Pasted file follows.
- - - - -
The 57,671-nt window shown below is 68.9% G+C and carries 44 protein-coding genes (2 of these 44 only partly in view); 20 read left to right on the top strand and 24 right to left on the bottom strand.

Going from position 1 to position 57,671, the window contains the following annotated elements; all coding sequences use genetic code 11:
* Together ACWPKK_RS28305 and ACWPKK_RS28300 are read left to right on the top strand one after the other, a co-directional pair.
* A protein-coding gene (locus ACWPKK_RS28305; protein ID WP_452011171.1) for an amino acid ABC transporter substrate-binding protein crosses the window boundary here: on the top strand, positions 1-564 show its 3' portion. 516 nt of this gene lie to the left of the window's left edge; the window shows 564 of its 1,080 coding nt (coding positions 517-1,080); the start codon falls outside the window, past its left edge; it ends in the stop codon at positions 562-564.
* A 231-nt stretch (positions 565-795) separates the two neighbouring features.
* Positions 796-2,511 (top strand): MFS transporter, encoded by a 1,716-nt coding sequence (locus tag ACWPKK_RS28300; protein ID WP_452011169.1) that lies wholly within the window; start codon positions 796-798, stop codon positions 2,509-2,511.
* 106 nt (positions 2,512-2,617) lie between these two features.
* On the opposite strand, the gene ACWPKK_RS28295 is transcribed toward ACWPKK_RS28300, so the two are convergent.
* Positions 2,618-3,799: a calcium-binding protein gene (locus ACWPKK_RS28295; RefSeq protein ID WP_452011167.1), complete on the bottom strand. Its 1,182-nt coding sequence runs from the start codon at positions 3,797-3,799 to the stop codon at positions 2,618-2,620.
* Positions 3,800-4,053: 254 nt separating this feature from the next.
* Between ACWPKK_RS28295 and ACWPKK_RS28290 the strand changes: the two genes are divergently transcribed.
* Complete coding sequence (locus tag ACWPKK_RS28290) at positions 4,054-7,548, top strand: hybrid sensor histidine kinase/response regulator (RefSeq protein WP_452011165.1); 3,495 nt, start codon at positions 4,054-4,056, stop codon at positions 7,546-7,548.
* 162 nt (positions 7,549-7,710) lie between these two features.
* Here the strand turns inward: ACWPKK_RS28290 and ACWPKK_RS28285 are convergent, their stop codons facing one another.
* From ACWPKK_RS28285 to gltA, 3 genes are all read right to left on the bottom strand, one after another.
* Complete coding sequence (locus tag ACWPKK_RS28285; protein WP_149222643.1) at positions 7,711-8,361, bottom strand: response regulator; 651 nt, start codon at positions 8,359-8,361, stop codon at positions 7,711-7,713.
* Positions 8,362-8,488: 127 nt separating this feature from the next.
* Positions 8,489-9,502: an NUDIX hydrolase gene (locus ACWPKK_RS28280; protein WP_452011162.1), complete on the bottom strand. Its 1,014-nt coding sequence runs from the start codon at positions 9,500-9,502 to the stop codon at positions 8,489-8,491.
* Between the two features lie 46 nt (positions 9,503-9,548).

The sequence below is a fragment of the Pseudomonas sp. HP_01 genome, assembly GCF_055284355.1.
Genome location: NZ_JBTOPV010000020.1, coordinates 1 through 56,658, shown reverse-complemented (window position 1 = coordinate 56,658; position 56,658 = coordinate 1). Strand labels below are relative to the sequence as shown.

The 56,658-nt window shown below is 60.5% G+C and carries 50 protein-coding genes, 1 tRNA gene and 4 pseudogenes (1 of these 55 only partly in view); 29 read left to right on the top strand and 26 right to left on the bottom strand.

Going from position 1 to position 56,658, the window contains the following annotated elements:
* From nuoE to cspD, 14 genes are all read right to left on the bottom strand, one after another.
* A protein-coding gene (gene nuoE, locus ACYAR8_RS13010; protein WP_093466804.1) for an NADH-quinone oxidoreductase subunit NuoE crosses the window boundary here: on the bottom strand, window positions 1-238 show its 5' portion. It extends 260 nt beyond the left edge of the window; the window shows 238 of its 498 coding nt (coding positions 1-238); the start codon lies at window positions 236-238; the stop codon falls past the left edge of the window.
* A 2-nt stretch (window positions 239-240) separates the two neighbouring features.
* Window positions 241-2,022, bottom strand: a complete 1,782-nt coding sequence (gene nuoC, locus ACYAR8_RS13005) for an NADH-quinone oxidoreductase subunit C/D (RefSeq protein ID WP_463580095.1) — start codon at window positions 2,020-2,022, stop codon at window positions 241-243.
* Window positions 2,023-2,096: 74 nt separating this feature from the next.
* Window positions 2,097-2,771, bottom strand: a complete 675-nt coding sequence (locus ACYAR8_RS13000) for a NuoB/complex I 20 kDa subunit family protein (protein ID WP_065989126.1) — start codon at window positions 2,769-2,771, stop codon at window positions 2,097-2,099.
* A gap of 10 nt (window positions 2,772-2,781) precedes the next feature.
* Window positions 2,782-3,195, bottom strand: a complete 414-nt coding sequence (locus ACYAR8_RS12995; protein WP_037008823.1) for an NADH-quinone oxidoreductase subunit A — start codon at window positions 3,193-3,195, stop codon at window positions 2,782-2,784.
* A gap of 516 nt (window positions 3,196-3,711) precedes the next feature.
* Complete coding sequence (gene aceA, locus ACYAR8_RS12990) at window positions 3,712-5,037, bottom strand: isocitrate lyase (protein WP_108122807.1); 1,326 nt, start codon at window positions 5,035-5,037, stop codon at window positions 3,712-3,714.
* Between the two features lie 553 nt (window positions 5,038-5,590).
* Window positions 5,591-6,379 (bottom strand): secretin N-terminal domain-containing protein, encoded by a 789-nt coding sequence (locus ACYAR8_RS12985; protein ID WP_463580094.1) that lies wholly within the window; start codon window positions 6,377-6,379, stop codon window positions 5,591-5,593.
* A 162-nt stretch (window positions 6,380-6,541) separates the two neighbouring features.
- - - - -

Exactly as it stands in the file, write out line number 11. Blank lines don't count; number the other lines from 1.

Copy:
* Between ACWPKK_RS28295 and ACWPKK_RS28290 the strand changes: the two genes are divergently transcribed.